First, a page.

Staub and Le Creuset are two of the most famous French Enameled cast iron manufacturer today. Although, Le Creuset has been casting cast iron cookware since 1920, Staub is still a relatively new company. There is no doubt that both of these manufacturer made their name with their famous dutch oven. But how do they compare? In our Staub vs Le Creuset Dutch Oven test, we will see what makes their dutch oven different. Do they perform the same or are they just look and name brand? We will go through all aspect of both companies dutch oven to find out.
Staub vs Le Creuset Dutch Oven Design
Dutch Oven Handle Design
Le Creuset handle looks like a very simple design, all it consists of is a simple loop. However a lot of thougth actually went into the designing of this handle. A lot of manufacturer makes the false assumption that all is needed is a loop. Other will decorate it or put weird shapes.
Le Creuset handle was designed with ergonomics in mind. There is ample clearance space so that your knuckle wont hit the pot when gripping it. These larger handles also accommodate and help you lift the pot when you have gloves on. The last thing you want to do is to drop the dutch oven. Although this may seem minor, lots of manufacturer seems to have forego this step when designing their dutch oven handles.
Staub handles have their name engraved into the pot. I believe the reason they did this is because they would have no branding otherwise if the lid was not on top of it. The clearance room on these handle is not quite as big and my knuckles will not clear the pot. There is still enough room to hold it comfortable with a mitten on but Le Creuset design is better.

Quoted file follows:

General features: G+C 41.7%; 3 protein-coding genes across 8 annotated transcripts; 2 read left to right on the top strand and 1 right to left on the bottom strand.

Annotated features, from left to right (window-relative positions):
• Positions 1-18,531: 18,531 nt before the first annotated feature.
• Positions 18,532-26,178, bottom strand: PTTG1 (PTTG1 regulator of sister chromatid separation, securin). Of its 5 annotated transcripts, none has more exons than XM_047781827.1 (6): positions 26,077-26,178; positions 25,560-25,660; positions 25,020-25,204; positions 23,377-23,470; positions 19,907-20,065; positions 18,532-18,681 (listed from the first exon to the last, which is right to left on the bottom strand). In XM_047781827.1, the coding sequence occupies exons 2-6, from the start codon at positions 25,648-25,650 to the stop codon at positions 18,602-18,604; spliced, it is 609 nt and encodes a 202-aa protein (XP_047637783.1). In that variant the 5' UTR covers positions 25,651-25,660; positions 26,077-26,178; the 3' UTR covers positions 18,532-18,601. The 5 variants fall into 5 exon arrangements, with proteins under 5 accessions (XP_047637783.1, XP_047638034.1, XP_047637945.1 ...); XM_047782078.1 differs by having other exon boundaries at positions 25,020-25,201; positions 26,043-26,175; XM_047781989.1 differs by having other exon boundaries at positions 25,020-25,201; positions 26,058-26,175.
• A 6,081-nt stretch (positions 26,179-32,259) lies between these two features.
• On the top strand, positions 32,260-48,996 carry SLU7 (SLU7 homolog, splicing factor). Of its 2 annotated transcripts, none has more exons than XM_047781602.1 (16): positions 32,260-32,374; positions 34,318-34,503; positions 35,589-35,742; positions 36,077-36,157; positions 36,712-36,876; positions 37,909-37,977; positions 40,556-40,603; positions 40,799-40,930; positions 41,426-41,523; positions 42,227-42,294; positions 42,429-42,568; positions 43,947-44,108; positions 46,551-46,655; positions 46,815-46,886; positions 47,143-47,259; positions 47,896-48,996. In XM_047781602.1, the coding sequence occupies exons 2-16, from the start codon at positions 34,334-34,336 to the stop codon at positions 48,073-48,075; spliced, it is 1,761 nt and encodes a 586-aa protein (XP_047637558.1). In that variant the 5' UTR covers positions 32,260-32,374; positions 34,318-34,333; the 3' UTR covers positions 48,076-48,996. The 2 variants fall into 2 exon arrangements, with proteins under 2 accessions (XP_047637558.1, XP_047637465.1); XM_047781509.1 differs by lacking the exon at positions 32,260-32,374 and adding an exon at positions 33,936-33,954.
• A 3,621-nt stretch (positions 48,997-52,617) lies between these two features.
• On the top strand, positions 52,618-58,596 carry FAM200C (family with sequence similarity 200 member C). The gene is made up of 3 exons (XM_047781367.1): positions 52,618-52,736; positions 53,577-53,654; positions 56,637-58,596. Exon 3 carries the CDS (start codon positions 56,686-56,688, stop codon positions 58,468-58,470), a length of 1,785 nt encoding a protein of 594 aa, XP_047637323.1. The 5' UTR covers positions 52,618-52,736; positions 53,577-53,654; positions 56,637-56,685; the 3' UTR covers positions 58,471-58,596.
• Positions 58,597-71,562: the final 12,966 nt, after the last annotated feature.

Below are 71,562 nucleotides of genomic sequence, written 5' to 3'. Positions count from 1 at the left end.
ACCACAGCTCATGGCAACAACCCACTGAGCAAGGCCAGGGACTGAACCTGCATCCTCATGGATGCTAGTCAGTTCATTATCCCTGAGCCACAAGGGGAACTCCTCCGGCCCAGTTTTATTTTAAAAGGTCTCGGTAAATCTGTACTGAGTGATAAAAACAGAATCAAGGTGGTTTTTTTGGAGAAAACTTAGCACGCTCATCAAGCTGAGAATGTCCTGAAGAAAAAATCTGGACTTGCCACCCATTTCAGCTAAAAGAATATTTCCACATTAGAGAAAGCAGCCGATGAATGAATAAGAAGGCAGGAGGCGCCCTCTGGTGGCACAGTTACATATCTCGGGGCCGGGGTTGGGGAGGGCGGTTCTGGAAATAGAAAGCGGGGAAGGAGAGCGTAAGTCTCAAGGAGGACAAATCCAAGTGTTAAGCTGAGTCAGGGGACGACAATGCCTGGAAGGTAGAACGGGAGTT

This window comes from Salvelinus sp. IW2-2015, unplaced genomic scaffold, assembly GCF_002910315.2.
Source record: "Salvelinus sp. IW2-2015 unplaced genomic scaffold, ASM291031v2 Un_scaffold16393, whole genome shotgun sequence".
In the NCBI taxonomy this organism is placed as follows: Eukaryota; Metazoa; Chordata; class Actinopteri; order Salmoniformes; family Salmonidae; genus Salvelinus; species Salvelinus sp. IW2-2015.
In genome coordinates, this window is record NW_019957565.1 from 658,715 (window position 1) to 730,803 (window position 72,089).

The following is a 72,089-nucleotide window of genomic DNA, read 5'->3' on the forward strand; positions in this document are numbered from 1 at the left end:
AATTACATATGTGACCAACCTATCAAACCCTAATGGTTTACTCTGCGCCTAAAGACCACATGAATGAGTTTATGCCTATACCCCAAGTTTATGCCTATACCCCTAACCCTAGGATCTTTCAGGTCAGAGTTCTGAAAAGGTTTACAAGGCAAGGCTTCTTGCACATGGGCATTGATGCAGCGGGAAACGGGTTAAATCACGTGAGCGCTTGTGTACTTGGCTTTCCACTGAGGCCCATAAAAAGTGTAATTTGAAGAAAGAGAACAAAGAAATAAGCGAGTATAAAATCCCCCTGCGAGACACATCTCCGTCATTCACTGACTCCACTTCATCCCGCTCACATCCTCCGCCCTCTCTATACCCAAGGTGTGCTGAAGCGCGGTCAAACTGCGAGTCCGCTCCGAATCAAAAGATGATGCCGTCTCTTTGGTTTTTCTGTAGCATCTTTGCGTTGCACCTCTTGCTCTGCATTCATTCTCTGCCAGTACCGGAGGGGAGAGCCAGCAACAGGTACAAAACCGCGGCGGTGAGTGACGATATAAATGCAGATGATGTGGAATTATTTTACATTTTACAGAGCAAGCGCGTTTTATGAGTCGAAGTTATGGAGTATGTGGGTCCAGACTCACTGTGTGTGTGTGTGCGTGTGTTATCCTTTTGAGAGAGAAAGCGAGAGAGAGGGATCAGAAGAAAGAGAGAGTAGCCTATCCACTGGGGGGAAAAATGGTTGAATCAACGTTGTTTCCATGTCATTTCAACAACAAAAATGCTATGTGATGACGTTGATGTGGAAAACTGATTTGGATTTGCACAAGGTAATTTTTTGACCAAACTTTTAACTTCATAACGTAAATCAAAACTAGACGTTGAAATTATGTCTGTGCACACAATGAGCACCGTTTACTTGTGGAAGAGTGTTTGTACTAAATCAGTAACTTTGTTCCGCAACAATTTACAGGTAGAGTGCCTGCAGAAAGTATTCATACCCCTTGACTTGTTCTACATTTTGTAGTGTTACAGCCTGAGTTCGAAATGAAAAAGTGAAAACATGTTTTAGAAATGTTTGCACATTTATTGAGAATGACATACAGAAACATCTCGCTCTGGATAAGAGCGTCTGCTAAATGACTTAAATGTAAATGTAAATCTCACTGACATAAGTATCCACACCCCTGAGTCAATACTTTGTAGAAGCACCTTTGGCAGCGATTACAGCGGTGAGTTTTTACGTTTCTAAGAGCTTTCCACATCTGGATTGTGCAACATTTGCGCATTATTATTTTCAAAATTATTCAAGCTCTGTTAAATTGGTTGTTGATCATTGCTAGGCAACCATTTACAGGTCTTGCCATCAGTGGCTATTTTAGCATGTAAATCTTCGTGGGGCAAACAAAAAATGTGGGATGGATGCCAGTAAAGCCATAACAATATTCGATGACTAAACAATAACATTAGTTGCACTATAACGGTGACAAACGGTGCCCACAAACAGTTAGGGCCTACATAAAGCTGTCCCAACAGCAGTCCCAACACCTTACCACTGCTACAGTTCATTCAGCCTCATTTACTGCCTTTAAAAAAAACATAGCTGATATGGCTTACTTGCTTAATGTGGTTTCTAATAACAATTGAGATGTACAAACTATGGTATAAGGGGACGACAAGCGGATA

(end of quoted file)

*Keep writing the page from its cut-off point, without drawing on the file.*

Staub vs Le Creuset Dutch Oven Lid
Staub is the clear winner in this competition both in looks and functionality. Staub lid has a chisera lid that allows for steam to condense on the spike and drop back onto the food. Their thought process behind this is to allow for automated basting of the food. How useful this is really depends on your goal.
More than likely you are really only basting the food with water. The sediments that contain flavor compounds will most likely be still in the sauce below. Only the water will be converted to steam and any light solids that is in the sauce will remain. Since the steam will be mostly water it is recommended that you keep on basting it if you want the traditional flavor that comes from basting.
Le Creuset lid
Le Creuset lacks any such design aside from the Doufeu model. Why they choose not to continue this design onto newer dutch oven is probably due to tradition, people don’t like change. I personally don’t think the spikes will make that much of a difference but something is better than nothing, maybe.
In terms of aesthetic, I prefer Staub design. There is something about the raised lip and the circular ring with the engraved Staub logo that is satisfying. Le Creuset lid is the traditional lid that most other manufacturer try to copy. It is the vanilla of the Dutch oven industry. Not bad by any means and definitely not a negative, vanilla is vanilla for a reason, everyone loves it. You should use your own judgment when deciding on what company makes the best looking dutch oven lid.
Staub vs Le Creuset Dutch Oven Lid Accessories
Aside from that, Staub typically comes with a metal knob that is standard. You can choose and buy special animals design for these knobs. I personally prefer the chicken version as that is the most popular animal associated with French cuisine.
Le Creuset knob comes with a plastic one, depending on the model you buy. They have a temperature limit of 500 degree, so I recommend switching it out when you get a chance. The benefit of the plastic knob is that it wont burn your hand when you grip it. Whether that is worth it or not is dependent on you but you should be using a towel when using these dutch oven regardless. There are other type of metal knobs you can buy from Le Creuset, but they don’t have the animals.